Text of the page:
IoT Security Solution Setup
Set up the multiple components that constitute the IoT Security solution.
The following is an overview of the main steps involved in setting up the IoT Security solution with particular focus on the following three components:
- Next-generation firewalls with or without Panorama management
- Logging service with or without a Cortex Data Lake instance
- IoT Security app
Learn about the main steps involved in the IoT Security solution setup:
1 - Check Firewall
Support and Prerequisites
Most current Palo Alto Networks firewall models support IoT Security with a few exceptions and with different degrees of functionality depending on the PAN-OS release:
- PAN-OS 8.1, PAN-OS 9.0, and PAN-OS 9.1: Device visibility and manually configured Security policy enforcement
- PAN-OS 10.0 or later: Device visibility and automated Security policy enforcement through Device-ID
Although IoT Security is a cloud app and is always running its latest software version, make sure the firewall models and PAN-OS versions on them support the level of functionality you want.
In addition, there are several prerequisites. For example, each firewall that integrates with IoT Security must have an IoT Security subscription. Not all firewalls on your network must subscribe to IoT Security; only those that collect network traffic and forward logs to it and those after PAN-OS 10.0 that receive policy recommendations and IP address-to-device mappings from it.
2 - Onboard
IoT Security onboarding is a six-step process that starts from an
Activatelink in an email from Palo Alto Networks. (If you have an Enterprise License Agreement, it starts either in the Customer Support Portal or in the hub). During the IoT Security onboarding process, do the following depending on what you’re activating:
- Create an IoT Security tenant
- (IoT Security Subscription) Activate a new Cortex Data Lake instance or associate an existing one with your IoT Security tenant(orIoT Security Subscription - Doesn’t Require Data Lake) Specify the data ingestion region
- Subscribe firewalls to IoT Security services
- Optionally activate a third-party integrations add-on
3 - Prepare
For IoT Security to discover network-connected devices and assess their network behavior patterns, it needs quality network metadata from next-generation firewalls. Therefore, it’s essential that firewalls are placed on the network and configured to collect metadata from traffic and forward it for IoT Security to access. In particular, DHCP traffic is important because it links dynamically assigned IP addresses to device MAC addresses, making them trackable over time.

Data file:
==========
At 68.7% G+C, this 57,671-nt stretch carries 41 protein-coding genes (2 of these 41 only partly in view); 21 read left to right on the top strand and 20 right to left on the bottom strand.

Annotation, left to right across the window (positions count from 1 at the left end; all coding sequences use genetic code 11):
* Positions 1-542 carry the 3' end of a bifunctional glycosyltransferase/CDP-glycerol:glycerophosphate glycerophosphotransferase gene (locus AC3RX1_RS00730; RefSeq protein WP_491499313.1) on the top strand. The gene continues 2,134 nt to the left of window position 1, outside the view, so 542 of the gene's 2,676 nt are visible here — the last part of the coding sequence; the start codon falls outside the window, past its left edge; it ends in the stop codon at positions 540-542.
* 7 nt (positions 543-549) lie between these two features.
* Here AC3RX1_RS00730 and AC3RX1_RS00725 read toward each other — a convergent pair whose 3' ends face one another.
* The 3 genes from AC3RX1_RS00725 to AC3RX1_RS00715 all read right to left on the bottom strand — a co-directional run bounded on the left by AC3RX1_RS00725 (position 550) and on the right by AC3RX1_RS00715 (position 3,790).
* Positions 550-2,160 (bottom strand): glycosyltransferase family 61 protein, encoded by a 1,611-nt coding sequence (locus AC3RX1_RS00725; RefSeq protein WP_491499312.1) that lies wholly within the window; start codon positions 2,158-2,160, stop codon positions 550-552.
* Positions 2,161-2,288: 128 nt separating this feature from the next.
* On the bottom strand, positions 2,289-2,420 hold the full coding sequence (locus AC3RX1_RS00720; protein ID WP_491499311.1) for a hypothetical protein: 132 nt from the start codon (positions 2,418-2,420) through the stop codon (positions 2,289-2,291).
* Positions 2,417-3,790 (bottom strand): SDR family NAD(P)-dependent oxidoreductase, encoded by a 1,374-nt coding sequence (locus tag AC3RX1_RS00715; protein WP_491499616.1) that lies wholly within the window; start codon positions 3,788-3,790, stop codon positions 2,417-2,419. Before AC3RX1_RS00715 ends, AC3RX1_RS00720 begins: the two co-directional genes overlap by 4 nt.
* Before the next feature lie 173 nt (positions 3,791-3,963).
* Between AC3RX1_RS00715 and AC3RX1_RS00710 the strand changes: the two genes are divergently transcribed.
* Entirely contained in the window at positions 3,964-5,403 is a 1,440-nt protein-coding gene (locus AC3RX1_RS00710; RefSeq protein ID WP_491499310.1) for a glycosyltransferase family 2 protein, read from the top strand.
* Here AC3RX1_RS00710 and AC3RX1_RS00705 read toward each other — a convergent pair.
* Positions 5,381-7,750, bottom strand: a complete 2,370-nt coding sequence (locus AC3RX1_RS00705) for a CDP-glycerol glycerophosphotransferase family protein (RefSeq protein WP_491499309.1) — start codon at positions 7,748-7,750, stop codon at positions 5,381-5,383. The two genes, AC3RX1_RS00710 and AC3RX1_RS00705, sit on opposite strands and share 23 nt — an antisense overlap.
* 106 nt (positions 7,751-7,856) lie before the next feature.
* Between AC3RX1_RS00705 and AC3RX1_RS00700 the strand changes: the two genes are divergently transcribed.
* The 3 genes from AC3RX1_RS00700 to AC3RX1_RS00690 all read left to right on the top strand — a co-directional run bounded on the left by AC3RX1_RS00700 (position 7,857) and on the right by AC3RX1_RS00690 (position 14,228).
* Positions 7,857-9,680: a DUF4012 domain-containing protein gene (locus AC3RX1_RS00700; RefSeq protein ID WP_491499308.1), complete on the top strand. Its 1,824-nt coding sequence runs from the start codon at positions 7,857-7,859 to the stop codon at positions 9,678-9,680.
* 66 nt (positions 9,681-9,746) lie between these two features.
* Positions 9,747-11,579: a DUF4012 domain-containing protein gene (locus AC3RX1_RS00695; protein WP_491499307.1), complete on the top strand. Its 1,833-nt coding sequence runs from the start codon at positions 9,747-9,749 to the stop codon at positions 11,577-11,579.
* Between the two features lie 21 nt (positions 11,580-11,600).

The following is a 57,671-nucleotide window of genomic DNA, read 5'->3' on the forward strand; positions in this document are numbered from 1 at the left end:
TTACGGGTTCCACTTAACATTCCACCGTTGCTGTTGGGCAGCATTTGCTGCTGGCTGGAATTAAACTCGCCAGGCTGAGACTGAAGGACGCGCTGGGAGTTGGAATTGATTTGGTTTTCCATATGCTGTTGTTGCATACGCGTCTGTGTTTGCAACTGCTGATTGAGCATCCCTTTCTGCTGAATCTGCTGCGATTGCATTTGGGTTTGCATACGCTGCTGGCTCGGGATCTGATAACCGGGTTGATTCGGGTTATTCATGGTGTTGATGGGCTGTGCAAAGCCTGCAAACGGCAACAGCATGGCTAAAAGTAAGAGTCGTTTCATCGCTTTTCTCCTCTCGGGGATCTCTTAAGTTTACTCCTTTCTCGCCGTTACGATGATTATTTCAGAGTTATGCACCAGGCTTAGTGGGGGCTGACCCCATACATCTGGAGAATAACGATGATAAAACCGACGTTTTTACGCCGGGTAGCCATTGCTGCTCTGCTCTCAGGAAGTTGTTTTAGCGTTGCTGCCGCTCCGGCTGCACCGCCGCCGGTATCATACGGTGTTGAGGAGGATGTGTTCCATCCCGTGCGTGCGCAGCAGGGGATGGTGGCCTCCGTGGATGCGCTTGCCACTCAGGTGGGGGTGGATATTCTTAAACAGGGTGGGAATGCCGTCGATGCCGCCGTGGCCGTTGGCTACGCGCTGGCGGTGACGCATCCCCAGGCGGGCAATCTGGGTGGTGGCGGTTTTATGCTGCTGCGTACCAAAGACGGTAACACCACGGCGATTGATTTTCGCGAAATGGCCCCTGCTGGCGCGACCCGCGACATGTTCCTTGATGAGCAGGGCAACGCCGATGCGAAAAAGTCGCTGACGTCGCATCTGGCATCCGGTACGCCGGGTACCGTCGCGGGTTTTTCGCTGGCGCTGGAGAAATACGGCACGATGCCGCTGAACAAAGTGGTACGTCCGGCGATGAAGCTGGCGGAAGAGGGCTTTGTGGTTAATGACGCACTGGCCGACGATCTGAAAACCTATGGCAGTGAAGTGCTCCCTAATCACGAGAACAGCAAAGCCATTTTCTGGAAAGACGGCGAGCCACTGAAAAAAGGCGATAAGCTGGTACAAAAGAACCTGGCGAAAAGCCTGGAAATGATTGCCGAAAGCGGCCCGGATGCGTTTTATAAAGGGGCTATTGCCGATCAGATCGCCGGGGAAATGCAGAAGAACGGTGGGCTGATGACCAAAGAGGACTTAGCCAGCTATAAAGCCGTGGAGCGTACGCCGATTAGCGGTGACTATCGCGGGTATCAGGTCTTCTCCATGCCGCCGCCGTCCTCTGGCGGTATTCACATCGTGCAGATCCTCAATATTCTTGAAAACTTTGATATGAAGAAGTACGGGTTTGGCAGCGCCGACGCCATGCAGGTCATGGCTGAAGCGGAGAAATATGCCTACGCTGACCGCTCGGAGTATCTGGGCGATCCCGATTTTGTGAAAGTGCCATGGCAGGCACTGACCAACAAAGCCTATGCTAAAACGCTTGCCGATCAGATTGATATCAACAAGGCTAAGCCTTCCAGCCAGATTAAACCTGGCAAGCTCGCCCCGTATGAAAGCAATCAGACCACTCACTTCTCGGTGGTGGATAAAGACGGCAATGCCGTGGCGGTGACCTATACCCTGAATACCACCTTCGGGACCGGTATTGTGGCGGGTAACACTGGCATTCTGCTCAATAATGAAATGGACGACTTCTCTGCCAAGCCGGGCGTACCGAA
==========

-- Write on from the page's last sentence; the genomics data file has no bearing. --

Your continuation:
Firewalls must also provide IoT Security with metadata for other types of traffic that devices generate. They do this by enforcing policy on network traffic, creating logs, and then forwarding them to the logging service, which then streams the metadata to IoT Security.
4 - Install
Certificates and Licenses
Logging service and device licenses permit next-generation firewalls to connect to the logging service and IoT Security. Logging service and device certificates authenticate these connections. Firewalls need these licenses and certificates to integrate with IoT Security.
Firewalls running PAN-OS 8.1–10.0 use logging service certificates to secure communications with the logging service so they can forward various logs to it. From PAN-OS 10.0, when Device-ID was introduced, firewalls use device certificates to secure communications with IoT Security to get IP address-to-device mappings and recommended policy rules. (Note: Panorama-managed firewalls can get recommended policy rules either directly from IoT Security or indirectly from IoT Security through Panorama.) From PAN-OS 10.1, firewalls use just one device certificate to secure connections to both the logging service and IoT Security. Panorama also uses a device certificate to secure communications with IoT Security.
5 - Configure
Configure Security policy rules on firewalls to log traffic and forward logs to the logging service where IoT Security accesses it. The more network traffic metadata IoT Security has for analysis, the more quickly and confidently it identifies devices and establishes a baseline of their normal network behaviors. This results in a broader application of Security policy rules based on Device-ID (IoT Security sends firewalls IP address-to-device mappings only when it has a high confidence in their identities) and broader and deeper insight into device risk and real and potential security threats.
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